The employee in question notified his supervisor that he had been having an affair with another co-worker and was going to divorce his wife. This marked the first time that the state courts included divorces and separations in the definition of marital status. This is significant because of the sheer number of divorces in New Jersey every year.

The employee was allegedly terminated because his supervisor was concerned that the divorce would become acrimonious. Upon notifying the rescue squad’s board, they decided to terminate his employment. He had worked at the rescue squad for 17 years. Other members of his family, including his then-wife, also worked at the squad, but reported to a different manager. When the male employee started having an affair with a volunteer he was supervising, he notified his supervisor of the relationship. The supervisor implied that the affair could have a negative impact on his employment. The board decided to terminate him, citing poor performance and corporate restructuring, rather than the divorce as the reason for his termination.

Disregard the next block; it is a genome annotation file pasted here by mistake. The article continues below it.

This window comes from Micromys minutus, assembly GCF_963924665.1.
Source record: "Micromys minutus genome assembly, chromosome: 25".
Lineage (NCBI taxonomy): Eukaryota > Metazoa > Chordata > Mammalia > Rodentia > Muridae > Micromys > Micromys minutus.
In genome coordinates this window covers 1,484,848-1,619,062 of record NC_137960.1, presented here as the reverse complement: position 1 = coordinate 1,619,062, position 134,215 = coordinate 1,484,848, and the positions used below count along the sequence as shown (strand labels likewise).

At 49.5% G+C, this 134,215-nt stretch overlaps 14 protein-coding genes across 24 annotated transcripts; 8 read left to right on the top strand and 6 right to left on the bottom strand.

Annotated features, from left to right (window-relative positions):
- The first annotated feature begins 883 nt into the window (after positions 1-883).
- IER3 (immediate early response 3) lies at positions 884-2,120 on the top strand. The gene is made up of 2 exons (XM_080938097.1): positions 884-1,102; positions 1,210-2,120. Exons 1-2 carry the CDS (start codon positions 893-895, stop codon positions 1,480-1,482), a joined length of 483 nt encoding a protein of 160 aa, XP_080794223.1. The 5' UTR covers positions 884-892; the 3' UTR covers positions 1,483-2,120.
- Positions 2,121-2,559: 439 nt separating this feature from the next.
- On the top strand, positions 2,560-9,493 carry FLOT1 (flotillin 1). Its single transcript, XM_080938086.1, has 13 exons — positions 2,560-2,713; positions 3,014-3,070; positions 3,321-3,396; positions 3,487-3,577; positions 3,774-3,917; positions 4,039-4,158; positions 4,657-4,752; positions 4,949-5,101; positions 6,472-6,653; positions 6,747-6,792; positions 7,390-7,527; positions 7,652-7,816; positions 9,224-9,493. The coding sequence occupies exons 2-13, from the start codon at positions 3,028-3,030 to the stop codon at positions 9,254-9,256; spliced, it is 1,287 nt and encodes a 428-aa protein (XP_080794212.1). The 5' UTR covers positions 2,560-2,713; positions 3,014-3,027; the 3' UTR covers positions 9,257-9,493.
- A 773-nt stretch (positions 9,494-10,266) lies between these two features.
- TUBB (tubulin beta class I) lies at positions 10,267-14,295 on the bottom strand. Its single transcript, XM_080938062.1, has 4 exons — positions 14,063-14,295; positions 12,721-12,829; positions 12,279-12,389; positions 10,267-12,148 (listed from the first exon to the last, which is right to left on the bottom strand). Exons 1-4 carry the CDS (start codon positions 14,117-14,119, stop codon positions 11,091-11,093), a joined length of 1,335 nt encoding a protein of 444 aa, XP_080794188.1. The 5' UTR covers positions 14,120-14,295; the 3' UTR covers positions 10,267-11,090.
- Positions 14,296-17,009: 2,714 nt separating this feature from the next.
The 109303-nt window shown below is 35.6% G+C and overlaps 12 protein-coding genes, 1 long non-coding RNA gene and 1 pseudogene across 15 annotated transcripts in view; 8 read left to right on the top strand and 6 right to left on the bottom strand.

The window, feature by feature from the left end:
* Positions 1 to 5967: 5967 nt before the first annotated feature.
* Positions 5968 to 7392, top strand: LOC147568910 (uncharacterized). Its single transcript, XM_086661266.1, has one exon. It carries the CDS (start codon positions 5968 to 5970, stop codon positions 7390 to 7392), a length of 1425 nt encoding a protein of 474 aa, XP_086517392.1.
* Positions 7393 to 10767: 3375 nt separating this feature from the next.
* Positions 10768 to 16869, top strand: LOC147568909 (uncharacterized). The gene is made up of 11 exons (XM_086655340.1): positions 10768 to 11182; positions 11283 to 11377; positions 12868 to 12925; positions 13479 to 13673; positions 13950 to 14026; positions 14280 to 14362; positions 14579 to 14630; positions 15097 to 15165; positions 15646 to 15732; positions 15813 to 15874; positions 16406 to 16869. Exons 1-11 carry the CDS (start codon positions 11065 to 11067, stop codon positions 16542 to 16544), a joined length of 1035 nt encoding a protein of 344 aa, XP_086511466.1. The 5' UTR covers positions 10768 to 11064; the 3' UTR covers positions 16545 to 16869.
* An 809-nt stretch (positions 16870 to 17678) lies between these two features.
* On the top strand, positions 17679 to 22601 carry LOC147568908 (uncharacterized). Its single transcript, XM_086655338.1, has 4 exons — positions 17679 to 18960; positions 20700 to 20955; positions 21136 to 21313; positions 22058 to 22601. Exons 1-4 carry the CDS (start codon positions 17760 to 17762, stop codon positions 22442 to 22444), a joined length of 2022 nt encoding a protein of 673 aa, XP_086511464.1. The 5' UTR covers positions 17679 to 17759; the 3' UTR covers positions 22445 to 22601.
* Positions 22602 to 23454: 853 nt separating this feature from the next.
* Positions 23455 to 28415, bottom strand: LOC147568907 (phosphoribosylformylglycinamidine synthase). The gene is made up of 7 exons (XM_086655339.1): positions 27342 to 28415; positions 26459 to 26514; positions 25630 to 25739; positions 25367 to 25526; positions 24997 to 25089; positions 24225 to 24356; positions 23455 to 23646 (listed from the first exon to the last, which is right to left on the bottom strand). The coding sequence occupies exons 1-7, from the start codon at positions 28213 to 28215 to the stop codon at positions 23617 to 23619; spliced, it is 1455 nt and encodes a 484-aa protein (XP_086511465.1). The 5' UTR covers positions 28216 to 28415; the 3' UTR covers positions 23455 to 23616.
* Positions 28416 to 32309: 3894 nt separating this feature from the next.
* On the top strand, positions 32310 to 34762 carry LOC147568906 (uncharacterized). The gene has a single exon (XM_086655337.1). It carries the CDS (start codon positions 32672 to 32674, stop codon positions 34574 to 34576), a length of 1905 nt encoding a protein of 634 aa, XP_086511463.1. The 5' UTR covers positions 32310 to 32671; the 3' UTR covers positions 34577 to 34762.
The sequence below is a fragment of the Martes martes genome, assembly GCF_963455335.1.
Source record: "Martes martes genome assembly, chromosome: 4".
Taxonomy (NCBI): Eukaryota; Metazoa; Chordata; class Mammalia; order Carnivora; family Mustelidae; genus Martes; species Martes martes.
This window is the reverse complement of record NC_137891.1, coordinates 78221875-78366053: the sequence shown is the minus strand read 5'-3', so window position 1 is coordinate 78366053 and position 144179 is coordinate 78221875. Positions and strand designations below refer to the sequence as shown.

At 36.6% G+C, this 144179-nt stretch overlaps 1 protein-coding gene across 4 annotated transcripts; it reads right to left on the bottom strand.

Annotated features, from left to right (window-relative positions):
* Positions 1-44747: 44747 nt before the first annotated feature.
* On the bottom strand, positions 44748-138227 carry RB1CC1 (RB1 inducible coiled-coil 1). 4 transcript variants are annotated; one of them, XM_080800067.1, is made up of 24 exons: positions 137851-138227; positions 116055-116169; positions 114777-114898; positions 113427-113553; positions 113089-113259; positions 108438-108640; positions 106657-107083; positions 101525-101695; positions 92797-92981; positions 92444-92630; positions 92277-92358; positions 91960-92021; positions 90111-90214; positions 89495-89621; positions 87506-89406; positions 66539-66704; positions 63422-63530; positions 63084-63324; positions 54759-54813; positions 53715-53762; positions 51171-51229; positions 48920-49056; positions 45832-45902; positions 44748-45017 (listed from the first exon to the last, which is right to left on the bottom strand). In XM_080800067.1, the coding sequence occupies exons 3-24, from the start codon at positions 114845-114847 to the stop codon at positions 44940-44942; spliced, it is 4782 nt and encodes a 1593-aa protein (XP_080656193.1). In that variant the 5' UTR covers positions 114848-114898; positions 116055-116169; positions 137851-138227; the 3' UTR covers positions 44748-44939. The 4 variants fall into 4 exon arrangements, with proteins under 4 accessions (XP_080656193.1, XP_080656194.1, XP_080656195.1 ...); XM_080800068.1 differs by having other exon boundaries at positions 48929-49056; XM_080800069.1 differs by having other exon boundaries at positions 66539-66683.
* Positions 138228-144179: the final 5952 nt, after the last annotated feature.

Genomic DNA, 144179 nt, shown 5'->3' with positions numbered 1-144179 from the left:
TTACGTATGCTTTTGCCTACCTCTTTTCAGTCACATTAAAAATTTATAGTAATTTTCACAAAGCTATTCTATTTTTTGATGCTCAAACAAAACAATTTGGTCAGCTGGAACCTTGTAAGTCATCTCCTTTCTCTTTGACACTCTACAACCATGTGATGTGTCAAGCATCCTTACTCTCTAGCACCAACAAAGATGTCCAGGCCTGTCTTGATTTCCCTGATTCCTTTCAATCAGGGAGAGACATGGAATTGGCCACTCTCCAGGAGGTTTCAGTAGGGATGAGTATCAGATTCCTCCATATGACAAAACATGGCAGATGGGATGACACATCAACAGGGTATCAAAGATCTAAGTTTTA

Acknowledging Separation in New Jersey

The state court of Bridgeton dismissed the case initially, but an appellate court reversed the ruling, saying that marital status includes separation and divorce. The panel ruled in favor of the employee, saying that he was fired because of the stigma associated with a divorce. The Supreme Court’s ruling protects employees from being fired simply because they are in the process of a divorce or a separation. It also means that they can seek damages for things like lost wages.